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Medline ® Abstracts for References 15-22

of 'Chronic functional constipation and fecal incontinence in infants and children: Treatment'

15
TI
Controversies in the management of chronic constipation.
AU
Loening-Baucke V
SO
J Pediatr Gastroenterol Nutr. 2001;32 Suppl 1:S38.
 
AD
Department of Pediatrics, University of Iowa, Iowa City, USA.
PMID
16
TI
Encopresis.
AU
Loening-Baucke V
SO
Curr Opin Pediatr. 2002;14(5):570.
 
A careful history and physical examination will help to differentiate between encopresis with or without constipation and fecal incontinence caused by anatomic or organic disease. Most children with encopresis with or without functional constipation require no or minimal laboratory workup. Successful treatment of encopresis requires a combination of parent and child education, behavioral intervention, medical therapy, and long-term compliance with the treatment regimen. The conventional treatment approach consists of behavior modification and laxative for children with encopresis with constipation and behavior modification alone for the few children with encopresis without constipation. Almost every patient will experience dramatic improvement in encopresis. Recovery rates are 30% to 50% after 1 year and 48% to 75% after 5 years.
AD
Department of Pediatrics, Division of General Pediatrics and Adolescent Medicine, University of Iowa, Iowa City, 52242-1083, USA. vera-loening-baucke@uiowa.edu
PMID
17
TI
Childhood constipation: evaluation and treatment.
AU
Youssef NN, Di Lorenzo C
SO
J Clin Gastroenterol. 2001;33(3):199.
 
Constipation is common in children. It is estimated that between 5% and 10% of pediatric patients have constipation and/or encopresis. Constipation is the second most referred condition in pediatric gastroenterology practices, accounting for up to 25% of all visits. In this article, a practical approach is laid out for those not familiar with constipation in children. Emphasis is placed on the evaluation and management options that are available to the treating practitioner. The diagnosis of constipation requires careful history taking and interpretation. Diagnostic tests are not often needed and are reserved for those who are severely affected. The daily bowel habits of children are extremely susceptible to any changes in routine environment. Constipation and subsequent fecal retention behavior often begins soon after a child has experienced a painful evacuation. Childhood constipation can be very difficult to treat. It often requires prolonged support by physicians and parents, explanation, medical treatment, and, most important, the child's cooperation.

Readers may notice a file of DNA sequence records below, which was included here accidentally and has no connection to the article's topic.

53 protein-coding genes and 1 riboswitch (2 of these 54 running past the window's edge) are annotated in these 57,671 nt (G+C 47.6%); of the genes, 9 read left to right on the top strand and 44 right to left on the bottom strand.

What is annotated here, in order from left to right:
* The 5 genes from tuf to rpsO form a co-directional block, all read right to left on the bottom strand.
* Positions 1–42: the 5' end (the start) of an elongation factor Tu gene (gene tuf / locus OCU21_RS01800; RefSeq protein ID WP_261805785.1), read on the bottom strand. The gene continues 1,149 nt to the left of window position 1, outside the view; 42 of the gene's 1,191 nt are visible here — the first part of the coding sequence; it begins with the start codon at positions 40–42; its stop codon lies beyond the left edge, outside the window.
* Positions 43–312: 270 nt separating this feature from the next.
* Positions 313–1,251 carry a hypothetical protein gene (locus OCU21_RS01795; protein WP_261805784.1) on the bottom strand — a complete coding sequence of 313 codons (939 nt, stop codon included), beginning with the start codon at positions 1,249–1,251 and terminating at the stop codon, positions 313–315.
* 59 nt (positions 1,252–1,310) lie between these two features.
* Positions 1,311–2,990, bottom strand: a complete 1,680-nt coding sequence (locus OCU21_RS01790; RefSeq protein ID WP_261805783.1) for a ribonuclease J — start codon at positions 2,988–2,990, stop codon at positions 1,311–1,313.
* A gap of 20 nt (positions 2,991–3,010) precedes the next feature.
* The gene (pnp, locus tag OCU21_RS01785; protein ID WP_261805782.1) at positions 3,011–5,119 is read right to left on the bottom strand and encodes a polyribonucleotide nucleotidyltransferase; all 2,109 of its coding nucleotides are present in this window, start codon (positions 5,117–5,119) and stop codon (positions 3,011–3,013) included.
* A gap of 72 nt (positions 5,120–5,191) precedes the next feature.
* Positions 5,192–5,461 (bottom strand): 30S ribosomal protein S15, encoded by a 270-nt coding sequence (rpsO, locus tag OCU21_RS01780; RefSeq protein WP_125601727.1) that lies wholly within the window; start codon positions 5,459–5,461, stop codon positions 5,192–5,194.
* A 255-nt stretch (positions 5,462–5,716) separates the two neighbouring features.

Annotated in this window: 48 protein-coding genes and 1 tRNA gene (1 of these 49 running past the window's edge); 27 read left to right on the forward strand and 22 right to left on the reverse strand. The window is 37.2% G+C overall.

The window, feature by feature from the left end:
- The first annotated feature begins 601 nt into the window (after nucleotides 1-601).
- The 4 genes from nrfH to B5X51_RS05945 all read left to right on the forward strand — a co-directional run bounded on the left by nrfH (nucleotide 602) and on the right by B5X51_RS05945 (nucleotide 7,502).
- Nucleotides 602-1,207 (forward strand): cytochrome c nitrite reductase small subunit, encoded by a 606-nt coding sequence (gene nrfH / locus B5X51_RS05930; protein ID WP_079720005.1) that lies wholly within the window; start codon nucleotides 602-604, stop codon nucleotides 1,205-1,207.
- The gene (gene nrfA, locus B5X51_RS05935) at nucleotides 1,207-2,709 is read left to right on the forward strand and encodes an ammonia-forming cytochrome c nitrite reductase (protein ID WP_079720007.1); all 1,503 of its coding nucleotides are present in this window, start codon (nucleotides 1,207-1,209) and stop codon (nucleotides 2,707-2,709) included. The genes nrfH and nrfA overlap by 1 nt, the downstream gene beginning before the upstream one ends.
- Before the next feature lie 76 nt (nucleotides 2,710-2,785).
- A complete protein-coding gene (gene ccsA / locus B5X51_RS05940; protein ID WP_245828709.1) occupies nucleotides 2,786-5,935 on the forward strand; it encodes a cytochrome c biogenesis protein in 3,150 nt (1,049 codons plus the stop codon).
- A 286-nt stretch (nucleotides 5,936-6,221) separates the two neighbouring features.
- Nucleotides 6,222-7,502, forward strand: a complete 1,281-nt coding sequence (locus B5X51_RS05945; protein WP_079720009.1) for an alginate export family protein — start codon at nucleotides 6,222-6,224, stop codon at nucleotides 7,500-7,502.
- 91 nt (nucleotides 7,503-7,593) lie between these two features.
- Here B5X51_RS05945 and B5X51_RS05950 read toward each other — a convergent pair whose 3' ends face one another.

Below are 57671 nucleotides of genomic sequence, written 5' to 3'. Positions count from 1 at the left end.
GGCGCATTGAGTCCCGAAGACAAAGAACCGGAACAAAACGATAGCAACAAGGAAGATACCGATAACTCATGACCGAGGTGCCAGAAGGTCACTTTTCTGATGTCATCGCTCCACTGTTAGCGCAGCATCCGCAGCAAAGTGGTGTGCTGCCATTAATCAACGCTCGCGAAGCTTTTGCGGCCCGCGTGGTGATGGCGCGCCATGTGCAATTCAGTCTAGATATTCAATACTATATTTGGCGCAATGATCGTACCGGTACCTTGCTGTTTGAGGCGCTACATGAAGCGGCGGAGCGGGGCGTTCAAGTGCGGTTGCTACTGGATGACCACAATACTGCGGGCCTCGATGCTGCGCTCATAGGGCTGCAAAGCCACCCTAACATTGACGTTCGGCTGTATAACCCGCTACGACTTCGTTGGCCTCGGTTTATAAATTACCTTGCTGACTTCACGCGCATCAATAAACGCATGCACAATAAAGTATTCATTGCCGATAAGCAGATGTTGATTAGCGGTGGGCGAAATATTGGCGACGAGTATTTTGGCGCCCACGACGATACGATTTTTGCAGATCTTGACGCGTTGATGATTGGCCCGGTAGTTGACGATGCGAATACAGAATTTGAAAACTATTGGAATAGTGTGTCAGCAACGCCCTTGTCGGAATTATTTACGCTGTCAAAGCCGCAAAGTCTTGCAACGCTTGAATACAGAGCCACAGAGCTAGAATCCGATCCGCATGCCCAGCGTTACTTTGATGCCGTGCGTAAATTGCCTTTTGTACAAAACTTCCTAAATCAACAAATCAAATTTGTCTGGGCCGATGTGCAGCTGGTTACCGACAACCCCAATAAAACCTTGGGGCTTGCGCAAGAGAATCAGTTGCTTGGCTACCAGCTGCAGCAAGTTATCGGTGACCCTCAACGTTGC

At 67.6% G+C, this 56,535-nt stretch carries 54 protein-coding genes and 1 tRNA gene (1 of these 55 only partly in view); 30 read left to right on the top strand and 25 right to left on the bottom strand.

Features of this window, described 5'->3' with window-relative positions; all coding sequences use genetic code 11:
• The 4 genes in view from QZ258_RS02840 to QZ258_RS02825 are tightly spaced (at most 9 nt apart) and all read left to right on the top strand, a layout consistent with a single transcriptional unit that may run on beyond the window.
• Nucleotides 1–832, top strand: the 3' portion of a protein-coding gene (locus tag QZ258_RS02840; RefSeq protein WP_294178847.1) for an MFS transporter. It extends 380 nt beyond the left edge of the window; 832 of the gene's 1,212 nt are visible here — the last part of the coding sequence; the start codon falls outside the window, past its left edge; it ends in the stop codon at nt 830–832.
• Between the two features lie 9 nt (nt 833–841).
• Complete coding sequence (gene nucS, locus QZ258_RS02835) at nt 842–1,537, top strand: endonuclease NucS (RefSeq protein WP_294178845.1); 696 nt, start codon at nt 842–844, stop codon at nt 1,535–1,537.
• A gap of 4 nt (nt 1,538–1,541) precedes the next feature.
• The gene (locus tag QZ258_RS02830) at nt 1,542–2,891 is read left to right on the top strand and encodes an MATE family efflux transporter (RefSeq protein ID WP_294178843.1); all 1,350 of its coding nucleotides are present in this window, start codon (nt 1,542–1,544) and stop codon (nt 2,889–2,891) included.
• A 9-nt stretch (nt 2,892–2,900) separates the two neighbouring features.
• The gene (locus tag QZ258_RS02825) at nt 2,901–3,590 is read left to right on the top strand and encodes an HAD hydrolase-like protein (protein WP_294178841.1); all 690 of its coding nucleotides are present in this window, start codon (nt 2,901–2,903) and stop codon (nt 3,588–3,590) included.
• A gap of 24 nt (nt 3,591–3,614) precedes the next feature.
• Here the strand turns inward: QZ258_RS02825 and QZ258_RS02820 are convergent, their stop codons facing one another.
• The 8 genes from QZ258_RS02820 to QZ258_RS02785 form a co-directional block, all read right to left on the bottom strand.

AD
Department of Pediatrics, Division of Gastroenterology, Children's Hospital of Pittsburgh, University of Pittsburgh School of Medicine, Pittsburgh, Pennsylvania 15213, USA.
PMID
18
TI
Long-term follow-up of children with chronic idiopathic constipation.
AU
Staiano A, Andreotti MR, Greco L, Basile P, Auricchio S
SO
Dig Dis Sci. 1994;39(3):561.
 
To determine the outcome of chronic idiopathic constipation, we followed 62 children with chronic idiopathic constipation (mean age: 5.2 +/- 2.8 years) for a period of five years. Each child received the same initial treatment over a 12-week period and was then followed every three months. After five years from diagnosis, chronic idiopathic constipation persisted in 52% of the children; 47% who remained symptomatic were>10 years old at the time of the five-year evaluation. Of the 27 who were constipated in the first year of life, 63% remained constipated after five years. Children who recovered within the five-year interval were significantly different from those that remained symptomatic in age of onset of constipation (P<0.05) and family history of constipation (P<0.05). After five years, both severity of abdominal pain and degree of soiling significantly decreased in both the recovered and unrecovered groups (P<0.05). This study suggests that chronic idiopathic constipation persists for>or = 5 years in at least half of children. Early age of onset and family history of constipation are predictive of persistence. Abdominal pain and soiling improve in long-term follow-up irrespective of constipation outcome.
AD
Department of Pediatrics, II School of Medicine, University of Naples, Italy.
PMID
19
TI
Diagnosis and treatment efficacy of functional non-retentive fecal soiling in childhood.
AU
Benninga MA, Taminiau JA
SO
J Pediatr Gastroenterol Nutr. 2001;32 Suppl 1:S42.
 
AD
Division of Pediatric Gastroenterology and Nutrition, Academic Medical Center, Amsterdam, The Netherlands.
PMID
20
TI
Childhood constipation: longitudinal follow-up beyond puberty.
AU
van Ginkel R, Reitsma JB, Büller HA, van Wijk MP, Taminiau JA, Benninga MA
SO
Gastroenterology. 2003;125(2):357.
 
BACKGROUND&AIMS: Sparse data exist about the prognosis of childhood constipation and its possible persistence into adulthood.
METHODS: A total of 418 constipated patients older than 5 years at intake (279 boys; median age, 8.0 yr) participated in studies evaluating therapeutic modalities for constipation. All children subsequently were enrolled in this follow-up study with prospective data collection after an initial 6-week intensive treatment protocol, at 6 months, and thereafter annually, using a standardized questionnaire.